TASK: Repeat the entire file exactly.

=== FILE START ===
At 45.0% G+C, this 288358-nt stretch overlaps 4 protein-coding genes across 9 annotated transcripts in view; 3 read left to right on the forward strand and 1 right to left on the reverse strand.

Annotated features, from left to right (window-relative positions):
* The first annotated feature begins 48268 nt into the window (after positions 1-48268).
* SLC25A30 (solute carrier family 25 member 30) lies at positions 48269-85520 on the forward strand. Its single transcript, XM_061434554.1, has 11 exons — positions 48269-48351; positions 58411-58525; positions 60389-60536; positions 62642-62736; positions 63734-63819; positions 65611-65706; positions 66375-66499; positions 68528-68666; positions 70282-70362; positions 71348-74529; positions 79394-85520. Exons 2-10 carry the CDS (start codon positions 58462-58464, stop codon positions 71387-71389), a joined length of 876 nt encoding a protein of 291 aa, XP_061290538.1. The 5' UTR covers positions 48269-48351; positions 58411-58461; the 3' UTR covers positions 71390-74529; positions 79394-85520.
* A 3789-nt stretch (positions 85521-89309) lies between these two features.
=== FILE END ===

At 45.0% G+C, this 288358-nt stretch overlaps 4 protein-coding genes across 9 annotated transcripts in view; 3 read left to right on the forward strand and 1 right to left on the reverse strand.

Annotated features, from left to right (window-relative positions):
* The first annotated feature begins 48268 nt into the window (after positions 1-48268).
* SLC25A30 (solute carrier family 25 member 30) lies at positions 48269-85520 on the forward strand. Its single transcript, XM_061434554.1, has 11 exons — positions 48269-48351; positions 58411-58525; positions 60389-60536; positions 62642-62736; positions 63734-63819; positions 65611-65706; positions 66375-66499; positions 68528-68666; positions 70282-70362; positions 71348-74529; positions 79394-85520. Exons 2-10 carry the CDS (start codon positions 58462-58464, stop codon positions 71387-71389), a joined length of 876 nt encoding a protein of 291 aa, XP_061290538.1. The 5' UTR covers positions 48269-48351; positions 58411-58461; the 3' UTR covers positions 71390-74529; positions 79394-85520.
* A 3789-nt stretch (positions 85521-89309) lies between these two features.